Slick Sheet: Project
Adroit Materials aims to grow and fabricate gallium nitride (GaN)-based Junction Barrier Schottky (JBS) diodes using a novel ion implantation process. These JBS diodes are targeted for use in adjustable speed drive (ASD) motor systems, replacing silicon and silicon carbide (Si and SiC)-based diodes. Compared with existing Si diode-based systems, the energy loss in the diode front end rectifier system could be reduced by about 50%. The team will perform selective area doping via implantation of magnesium ions in combination with high pressure, high temperature activation annealing.

Slick Sheet: Project
Adroit Materials will grow and fabricate aluminum nitride (AlN)-based Schottky diodes with electrical properties that will drastically reduce forward conduction (energy) losses compared with existing high-power diodes. The team will achieve this objective through implanting silicon ions in AlN, a wide bandgap semiconductor, combined with sophisticated point defect control processes to achieve controlled low doping. These breakthroughs enable a paradigm shift for the feasibility of AlN in next-generation power electronics.

Slick Sheet: Project
NoMIS Power Group (NoMIS) aims to bring to market within two years silicon carbide (SiC) power semiconductor devices and modules at less than half the cost of today’s commercial-off-the-shelf-solutions. The team will achieve this by sourcing chips from U.S. suppliers, in-house development of an innovative SiC module design, and outsourced module manufacturing in the U.S. The team will rigorously test the devices at leading U.S. research institutions.

Slick Sheet: Project
More information on this project is coming soon!

Slick Sheet: Project
Fault protection must be provided for future turboelectric aircraft’s medium-voltage direct current power systems, but not necessarily from conventional circuit breakers. Illinois Institute of Technology will develop a 10 kV/150A superconducting momentary circuit interrupter (SMCI) to provide fault protection with ultralow power loss (<1 W), ultrafast response (<10 μs or ten millionth of a second), and high-power density. The architecture comprises an SMCI with a fast mechanical disconnect switch.

Slick Sheet: Project
A medium voltage direct current (MVDC) system provides lower distribution losses, higher power carrying capacity, and reduced conductor material compared with its low voltage alternative current counterpart. These benefits are critical to meet stringent weight and size requirements for aviation applications. The University of Tennessee will develop a lightweight, reliable, efficient, and flexible protection solution for future electrified aircraft propulsion systems that are expected to use a 1 kV to 10 kV MVDC distribution system.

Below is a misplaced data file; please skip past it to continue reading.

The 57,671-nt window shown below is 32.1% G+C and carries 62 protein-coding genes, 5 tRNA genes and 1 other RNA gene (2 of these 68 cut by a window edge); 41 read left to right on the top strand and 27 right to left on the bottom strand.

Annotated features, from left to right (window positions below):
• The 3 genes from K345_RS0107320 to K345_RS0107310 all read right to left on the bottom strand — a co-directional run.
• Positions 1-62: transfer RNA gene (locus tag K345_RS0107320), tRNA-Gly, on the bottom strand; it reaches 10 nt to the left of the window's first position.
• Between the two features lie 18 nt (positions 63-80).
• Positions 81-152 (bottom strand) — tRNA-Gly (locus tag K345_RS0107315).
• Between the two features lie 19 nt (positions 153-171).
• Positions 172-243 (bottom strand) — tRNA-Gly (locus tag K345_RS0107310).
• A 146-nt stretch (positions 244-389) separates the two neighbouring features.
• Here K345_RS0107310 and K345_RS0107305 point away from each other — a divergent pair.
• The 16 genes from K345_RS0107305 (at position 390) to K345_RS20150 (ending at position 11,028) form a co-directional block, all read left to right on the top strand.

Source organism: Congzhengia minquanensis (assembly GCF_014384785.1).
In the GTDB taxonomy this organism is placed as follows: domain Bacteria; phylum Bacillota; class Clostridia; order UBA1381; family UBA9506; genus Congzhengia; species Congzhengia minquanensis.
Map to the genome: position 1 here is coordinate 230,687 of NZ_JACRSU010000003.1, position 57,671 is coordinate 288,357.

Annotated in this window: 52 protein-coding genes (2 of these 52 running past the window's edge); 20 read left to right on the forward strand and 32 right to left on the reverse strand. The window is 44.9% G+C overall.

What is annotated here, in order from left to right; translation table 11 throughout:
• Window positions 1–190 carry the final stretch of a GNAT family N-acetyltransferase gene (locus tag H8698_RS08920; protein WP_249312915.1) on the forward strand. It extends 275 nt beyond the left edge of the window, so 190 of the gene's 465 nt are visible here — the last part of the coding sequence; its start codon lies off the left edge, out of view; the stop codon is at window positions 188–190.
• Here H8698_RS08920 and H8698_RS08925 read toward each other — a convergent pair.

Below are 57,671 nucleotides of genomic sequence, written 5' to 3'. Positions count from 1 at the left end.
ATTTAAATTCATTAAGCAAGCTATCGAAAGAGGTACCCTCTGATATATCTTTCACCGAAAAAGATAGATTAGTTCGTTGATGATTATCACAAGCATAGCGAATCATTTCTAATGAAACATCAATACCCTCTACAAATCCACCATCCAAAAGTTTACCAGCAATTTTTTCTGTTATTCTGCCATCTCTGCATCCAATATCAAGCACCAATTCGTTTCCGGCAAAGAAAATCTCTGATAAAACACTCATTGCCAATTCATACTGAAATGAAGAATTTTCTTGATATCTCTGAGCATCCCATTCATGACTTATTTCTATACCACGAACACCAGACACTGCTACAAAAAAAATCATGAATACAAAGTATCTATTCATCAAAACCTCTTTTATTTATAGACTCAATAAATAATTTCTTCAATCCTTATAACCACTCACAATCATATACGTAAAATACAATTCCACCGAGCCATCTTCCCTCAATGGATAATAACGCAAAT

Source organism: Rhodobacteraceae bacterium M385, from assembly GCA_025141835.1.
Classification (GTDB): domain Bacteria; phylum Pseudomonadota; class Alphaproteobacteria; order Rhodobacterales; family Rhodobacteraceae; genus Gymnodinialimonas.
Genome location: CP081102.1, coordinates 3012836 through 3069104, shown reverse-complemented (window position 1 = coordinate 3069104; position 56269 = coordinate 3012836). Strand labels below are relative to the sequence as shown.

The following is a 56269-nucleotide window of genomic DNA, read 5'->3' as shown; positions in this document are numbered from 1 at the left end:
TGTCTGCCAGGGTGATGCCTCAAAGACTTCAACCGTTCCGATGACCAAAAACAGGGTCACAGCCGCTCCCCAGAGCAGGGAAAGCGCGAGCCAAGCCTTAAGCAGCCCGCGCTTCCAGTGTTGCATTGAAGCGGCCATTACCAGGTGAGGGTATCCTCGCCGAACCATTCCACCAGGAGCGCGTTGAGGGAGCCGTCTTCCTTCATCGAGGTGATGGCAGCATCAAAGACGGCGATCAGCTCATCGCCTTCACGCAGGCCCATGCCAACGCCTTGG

Slick Sheet: Project
Cornell University will develop an innovative, high-efficiency, gallium nitride (GaN) power switch. Cornell’s design is significantly smaller and operates at much higher performance levels than conventional silicon power switches, making it ideal for use in a variety of power electronics applications. Cornell will also reuse expensive GaN materials and utilize conventional low-cost production methods to keep costs down.

Slick Sheet: Project
Arizona State University (ASU) will develop a process to produce low-cost, vertical, diamond semiconductor devices for use in high-power electronics. Diamond is an excellent conductor of electricity when boron or phosphorus is added—or doped—into its crystal structures. In fact, diamond can withstand much higher temperatures with higher performance levels than silicon, which is used in the majority of today’s semiconductor devices. However, growing uniformly doped diamond crystals is difficult and expensive.

Slick Sheet: Project
iBeam Materials is developing a scalable manufacturing method to produce low-cost gallium nitride (GaN) LED devices for use in solid-state lighting. iBeam Materials uses an ion-beam crystal-aligning process to create single-crystal-like templates on arbitrary substrates thereby eliminating the need for small rigid single-crystal substrates. This process is inexpensive, high-output, and allows for large-area deposition in particular on flexible metal foils.

Slick Sheet: Project
Michigan State University (MSU) will develop high-voltage diamond semiconductor devices for use in high-power electronics. Diamond is an excellent conductor of electricity when boron or phosphorus is added—or doped—into its crystal structures. It can also withstand much higher temperatures with higher performance levels than silicon, which is used in the majority of today’s semiconductors. However, current techniques for growing doped diamond and depositing it on electronic devices are difficult and expensive.